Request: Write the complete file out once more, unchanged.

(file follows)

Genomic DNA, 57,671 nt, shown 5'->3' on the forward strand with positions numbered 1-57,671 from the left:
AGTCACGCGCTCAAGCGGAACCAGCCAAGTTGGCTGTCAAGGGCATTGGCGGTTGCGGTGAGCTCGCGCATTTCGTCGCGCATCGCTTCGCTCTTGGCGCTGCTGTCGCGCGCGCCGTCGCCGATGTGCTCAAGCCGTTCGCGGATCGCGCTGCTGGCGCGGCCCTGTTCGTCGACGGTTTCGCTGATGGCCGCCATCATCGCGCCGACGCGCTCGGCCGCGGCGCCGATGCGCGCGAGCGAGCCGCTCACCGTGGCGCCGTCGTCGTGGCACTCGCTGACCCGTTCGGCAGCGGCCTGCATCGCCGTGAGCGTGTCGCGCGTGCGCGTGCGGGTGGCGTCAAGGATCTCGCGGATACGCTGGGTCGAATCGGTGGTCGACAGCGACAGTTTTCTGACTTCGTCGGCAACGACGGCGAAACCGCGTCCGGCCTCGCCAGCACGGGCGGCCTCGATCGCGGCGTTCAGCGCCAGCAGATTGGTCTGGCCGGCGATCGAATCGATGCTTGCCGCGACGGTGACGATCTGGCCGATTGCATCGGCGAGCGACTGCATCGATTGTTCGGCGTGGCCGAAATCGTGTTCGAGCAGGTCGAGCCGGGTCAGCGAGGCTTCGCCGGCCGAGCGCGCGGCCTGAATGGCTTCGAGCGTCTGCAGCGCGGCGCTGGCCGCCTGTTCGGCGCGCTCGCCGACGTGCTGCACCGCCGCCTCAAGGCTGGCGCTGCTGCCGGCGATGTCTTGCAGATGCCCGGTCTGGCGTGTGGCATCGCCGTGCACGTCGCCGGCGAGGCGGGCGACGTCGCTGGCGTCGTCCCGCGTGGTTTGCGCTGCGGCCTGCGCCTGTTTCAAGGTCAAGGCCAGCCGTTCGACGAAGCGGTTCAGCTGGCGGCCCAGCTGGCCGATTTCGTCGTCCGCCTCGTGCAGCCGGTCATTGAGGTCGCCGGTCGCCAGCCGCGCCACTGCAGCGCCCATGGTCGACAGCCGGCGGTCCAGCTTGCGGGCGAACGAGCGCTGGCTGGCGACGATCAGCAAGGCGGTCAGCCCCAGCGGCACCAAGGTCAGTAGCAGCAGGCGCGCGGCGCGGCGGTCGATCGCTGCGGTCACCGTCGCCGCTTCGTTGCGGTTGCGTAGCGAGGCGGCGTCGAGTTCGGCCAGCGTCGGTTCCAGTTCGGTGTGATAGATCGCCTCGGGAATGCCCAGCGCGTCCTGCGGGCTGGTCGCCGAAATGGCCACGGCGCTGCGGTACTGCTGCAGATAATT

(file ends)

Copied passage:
Genomic DNA, 57,671 nt, shown 5'->3' on the forward strand with positions numbered 1-57,671 from the left:
AGTCACGCGCTCAAGCGGAACCAGCCAAGTTGGCTGTCAAGGGCATTGGCGGTTGCGGTGAGCTCGCGCATTTCGTCGCGCATCGCTTCGCTCTTGGCGCTGCTGTCGCGCGCGCCGTCGCCGATGTGCTCAAGCCGTTCGCGGATCGCGCTGCTGGCGCGGCCCTGTTCGTCGACGGTTTCGCTGATGGCCGCCATCATCGCGCCGACGCGCTCGGCCGCGGCGCCGATGCGCGCGAGCGAGCCGCTCACCGTGGCGCCGTCGTCGTGGCACTCGCTGACCCGTTCGGCAGCGGCCTGCATCGCCGTGAGCGTGTCGCGCGTGCGCGTGCGGGTGGCGTCAAGGATCTCGCGGATACGCTGGGTCGAATCGGTGGTCGACAGCGACAGTTTTCTGACTTCGTCGGCAACGACGGCGAAACCGCGTCCGGCCTCGCCAGCACGGGCGGCCTCGATCGCGGCGTTCAGCGCCAGCAGATTGGTCTGGCCGGCGATCGAATCGATGCTTGCCGCGACGGTGACGATCTGGCCGATTGCATCGGCGAGCGACTGCATCGATTGTTCGGCGTGGCCGAAATCGTGTTCGAGCAGGTCGAGCCGGGTCAGCGAGGCTTCGCCGGCCGAGCGCGCGGCCTGAATGGCTTCGAGCGTCTGCAGCGCGGCGCTGGCCGCCTGTTCGGCGCGCTCGCCGACGTGCTGCACCGCCGCCTCAAGGCTGGCGCTGCTGCCGGCGATGTCTTGCAGATGCCCGGTCTGGCGTGTGGCATCGCCGTGCACGTCGCCGGCGAGGCGGGCGACGTCGCTGGCGTCGTCCCGCGTGGTTTGCGCTGCGGCCTGCGCCTGTTTCAAGGTCAAGGCCAGCCGTTCGACGAAGCGGTTCAGCTGGCGGCCCAGCTGGCCGATTTCGTCGTCCGCCTCGTGCAGCCGGTCATTGAGGTCGCCGGTCGCCAGCCGCGCCACTGCAGCGCCCATGGTCGACAGCCGGCGGTCCAGCTTGCGGGCGAACGAGCGCTGGCTGGCGACGATCAGCAAGGCGGTCAGCCCCAGCGGCACCAAGGTCAGTAGCAGCAGGCGCGCGGCGCGGCGGTCGATCGCTGCGGTCACCGTCGCCGCTTCGTTGCGGTTGCGTAGCGAGGCGGCGTCGAGTTCGGCCAGCGTCGGTTCCAGTTCGGTGTGATAGATCGCCTCGGGAATGCCCAGCGCGTCCTGCGGGCTGGTCGCCGAAATGGCCACGGCGCTGCGGTACTGCTGCAGATAATT